Gill Lewis is a veterinarian and acclaimed children’s book author. Her previous books include One White Dolphin and Wild Wings (both Atheneum), both of which have won the Green Earth Book Award. She lives in England with her family and their collection of pets, including a rescued Shetland pony.
What made you decide to become an author?
I have always loved writing stories ever since I was a child. However, I had messy handwriting and awful spelling, and so I thought I wouldn’t be allowed to become an author. I studies the sciences and went on to become a veterinary surgeon, yet I still always maintained a thirst for stories. It was only after having children of my own and reading them many stories that I fell in love with storytelling again. We all have a need to share stories and experiences with each other—it’s what makes us human.
Can you tell us one thing people may not know about you?
I can call owls to me.
What makes you passionate about being a writer?
I believe that stories have the power to change hearts and minds and (in doing so) can change the world. Sharing stories tears down walls, builds bridges, and allows us to understand what it is like to be someone else and develop empathy for another. Many of my books focus on protecting the environment, and I love receiving letters from readers who say my stories have changed the way they live and see the world.
What’s a typical workday like?
There is no typical day! If I’m working on a book, I try to make sure I have time in the morning from about 9 a.m. to 1 p.m. to work on it. I need headspace, especially for the first draft of a story. If the writing is going well, I can start at 9 a.m. and be surprised to see time has whizzed by. If I’m struggling with finding the words, the time passes like thick treacle and I procrastinate with making endless cups of coffee and doing mundane chores. I tend to do admin in the afternoons before school pick up, and then my evenings get pretty full of family commitments. Sometimes I go for long stretches without writing at all, and sometimes, if I’m working to a deadline, I get up early and work late.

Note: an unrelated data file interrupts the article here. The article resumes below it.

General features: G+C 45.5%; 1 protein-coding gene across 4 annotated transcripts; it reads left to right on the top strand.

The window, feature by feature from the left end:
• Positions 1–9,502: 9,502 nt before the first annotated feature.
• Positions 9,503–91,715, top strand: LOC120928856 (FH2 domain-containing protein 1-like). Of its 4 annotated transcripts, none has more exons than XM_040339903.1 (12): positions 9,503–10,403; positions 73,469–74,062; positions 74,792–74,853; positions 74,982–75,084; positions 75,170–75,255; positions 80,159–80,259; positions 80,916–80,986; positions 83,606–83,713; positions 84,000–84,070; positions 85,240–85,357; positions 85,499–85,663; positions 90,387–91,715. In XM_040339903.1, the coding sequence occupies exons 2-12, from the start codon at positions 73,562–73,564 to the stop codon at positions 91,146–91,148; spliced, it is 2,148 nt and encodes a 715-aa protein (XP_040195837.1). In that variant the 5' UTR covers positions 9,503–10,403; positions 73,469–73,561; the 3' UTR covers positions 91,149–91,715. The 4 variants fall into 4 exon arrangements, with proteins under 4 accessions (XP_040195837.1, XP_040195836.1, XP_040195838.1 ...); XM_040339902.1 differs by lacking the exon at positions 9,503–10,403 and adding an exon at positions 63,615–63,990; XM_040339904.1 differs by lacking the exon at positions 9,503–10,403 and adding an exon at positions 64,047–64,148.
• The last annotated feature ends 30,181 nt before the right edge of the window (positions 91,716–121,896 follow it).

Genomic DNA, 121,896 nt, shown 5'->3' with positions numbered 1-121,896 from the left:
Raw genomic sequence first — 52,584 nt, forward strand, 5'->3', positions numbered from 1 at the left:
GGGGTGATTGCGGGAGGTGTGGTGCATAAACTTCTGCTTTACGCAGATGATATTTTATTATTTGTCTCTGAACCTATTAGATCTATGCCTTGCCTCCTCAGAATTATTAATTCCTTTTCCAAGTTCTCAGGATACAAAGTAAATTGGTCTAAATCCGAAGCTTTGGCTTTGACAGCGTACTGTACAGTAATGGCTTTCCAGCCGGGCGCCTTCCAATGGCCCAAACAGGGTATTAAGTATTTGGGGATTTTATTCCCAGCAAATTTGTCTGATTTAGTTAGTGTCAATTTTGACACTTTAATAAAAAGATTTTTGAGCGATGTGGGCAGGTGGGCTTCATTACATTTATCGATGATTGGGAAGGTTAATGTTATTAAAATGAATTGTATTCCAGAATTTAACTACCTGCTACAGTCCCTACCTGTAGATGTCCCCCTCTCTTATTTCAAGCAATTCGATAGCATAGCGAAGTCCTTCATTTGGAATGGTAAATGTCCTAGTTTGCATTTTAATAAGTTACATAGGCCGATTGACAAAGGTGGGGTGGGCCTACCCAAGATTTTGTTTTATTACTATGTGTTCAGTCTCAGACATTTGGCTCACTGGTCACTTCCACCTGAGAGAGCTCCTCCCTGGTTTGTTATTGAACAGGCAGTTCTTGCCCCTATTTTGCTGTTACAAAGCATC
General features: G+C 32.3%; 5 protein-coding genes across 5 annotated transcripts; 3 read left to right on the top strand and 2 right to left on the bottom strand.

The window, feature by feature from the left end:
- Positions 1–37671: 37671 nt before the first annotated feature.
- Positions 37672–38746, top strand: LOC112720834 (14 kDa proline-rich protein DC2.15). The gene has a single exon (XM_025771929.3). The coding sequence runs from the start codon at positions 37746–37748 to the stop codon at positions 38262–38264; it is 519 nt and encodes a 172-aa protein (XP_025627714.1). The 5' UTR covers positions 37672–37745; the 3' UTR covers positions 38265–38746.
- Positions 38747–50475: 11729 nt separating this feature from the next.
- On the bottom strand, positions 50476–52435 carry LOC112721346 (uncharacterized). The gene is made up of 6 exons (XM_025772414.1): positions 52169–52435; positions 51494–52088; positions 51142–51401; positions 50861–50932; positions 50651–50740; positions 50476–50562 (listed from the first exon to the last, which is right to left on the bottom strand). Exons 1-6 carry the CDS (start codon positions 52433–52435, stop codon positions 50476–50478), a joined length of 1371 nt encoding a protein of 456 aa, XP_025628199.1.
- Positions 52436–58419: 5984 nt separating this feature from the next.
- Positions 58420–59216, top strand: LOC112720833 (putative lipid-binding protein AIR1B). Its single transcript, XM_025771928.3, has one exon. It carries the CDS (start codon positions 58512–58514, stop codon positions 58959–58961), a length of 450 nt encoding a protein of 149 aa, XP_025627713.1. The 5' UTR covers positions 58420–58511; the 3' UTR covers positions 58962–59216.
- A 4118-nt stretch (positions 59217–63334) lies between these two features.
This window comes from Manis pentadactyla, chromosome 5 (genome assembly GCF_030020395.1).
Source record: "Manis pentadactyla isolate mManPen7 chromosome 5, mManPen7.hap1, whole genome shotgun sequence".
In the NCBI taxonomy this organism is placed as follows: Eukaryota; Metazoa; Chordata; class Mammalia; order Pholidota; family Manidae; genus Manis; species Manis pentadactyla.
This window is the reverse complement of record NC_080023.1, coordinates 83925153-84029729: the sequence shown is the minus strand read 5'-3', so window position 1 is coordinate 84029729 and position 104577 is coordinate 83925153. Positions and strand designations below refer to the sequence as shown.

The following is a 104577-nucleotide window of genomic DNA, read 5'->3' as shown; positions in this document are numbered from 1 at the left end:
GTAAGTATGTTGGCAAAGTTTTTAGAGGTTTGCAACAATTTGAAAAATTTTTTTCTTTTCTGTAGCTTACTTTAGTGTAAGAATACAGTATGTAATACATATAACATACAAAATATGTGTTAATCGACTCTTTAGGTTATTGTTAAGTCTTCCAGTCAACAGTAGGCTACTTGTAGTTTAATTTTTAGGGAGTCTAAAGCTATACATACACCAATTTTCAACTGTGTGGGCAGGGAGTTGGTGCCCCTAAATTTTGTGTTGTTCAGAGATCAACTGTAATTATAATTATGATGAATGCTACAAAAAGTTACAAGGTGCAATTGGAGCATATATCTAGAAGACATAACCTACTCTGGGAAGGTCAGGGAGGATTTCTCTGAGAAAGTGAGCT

Where do the ideas for your books come from?
Ideas come from anywhere and everywhere. A Story Like the Wind began as the Mongolian folktale about Suke and the White Stallion. I was fascinated by this story and wanted to tell it as a folk story, but there always seemed to be a much bigger story it was wanting to tell: one about the power of music and story to change our world. The story stayed with me for many years, and it was after hearing a true story of a Syrian teenager seeking refuge from war, that I knew how I wanted to tell the story. This teenager carried his violin, and it was when he played Beethoven’s “Ode to Joy,” that officials saw him as a person, not just a number. Music and stories connect us with our shared humanity, our hopes and dreams for our families and they enable us to imagine and work towards a better world. Stories break down walls set up by fear and hatred and build bridges of empathy and understanding.
How much research do you do before you begin a book?
I do lots of research, especially for my books about wildlife and environmental issues. If I can’t travel to a place, I talk to people who live and work there. I try to understand all sides of an issue and find a character who can help to tell that story. I want my protagonist to grab the reader by the hand and pull them into their world, and yet leave with knowledge and hope too.
Where do you find your inspiration for new stories and characters?
It’s a question I never really know how to answer. Because in truth, I don’t know the answer. I always try to think why I have written a book. I don’t go looking for stories, but they seem to find me. I have just finished a story about dogs, about the incredible bond we have with our canine companions. I’m not quite sure how I thought about this story. I just remember seeing Pup, the pup in the story, in my mind’s eye. He was sitting in the rain, having been dumped in a dark and cold alleyway, cruelly taken from the boy he loves. And I just knew I had to follow…
What is the process of writing a book: how does it go from an idea to a finished work on sale in bookstores?
I love the beginning of a story, when an idea forms. It’s a magical moment and you never want to stare a story directly in the eye, because they’re timid things at first. There are infinite possibilities and the story expands quickly like an explosion of ideas. Then the hardest part is trying to put the visual concept of the story into words. I often wish I could download thoughts onto my computer and bypass my fingers on the keyboard. I totally understand children who say writing is hard work and takes so much time! But all that hard work pays off as a story builds. After the first draft, I write and re-write and then send to my editor. My editor does a first read and gives advice on overall structure and plot and characters. I do a big re-write and send back and then we have lots more re-writes of more detailed edits. Then a copyeditor reads and corrects spelling, grammar, and continuity mistakes. When the text is signed off, I generally am given some say in the cover. Then the book is published about 9-12 months after finishing the final draft. By the time the book is published I am usually nearly finishing another book.
What has been the highlight of your career so far?
I’ve met so many inspiring people throughout my writing career. I’ve loved meeting readers at schools and festivals. But I think the highlight of my career is when I receive emails and letters from readers and hearing that my books have changed hearts and minds.
What do you hope kids learn from your books?
That we are all part of this wonderful planet and each of us has a part to play in protecting it.
Books by Gill Lewis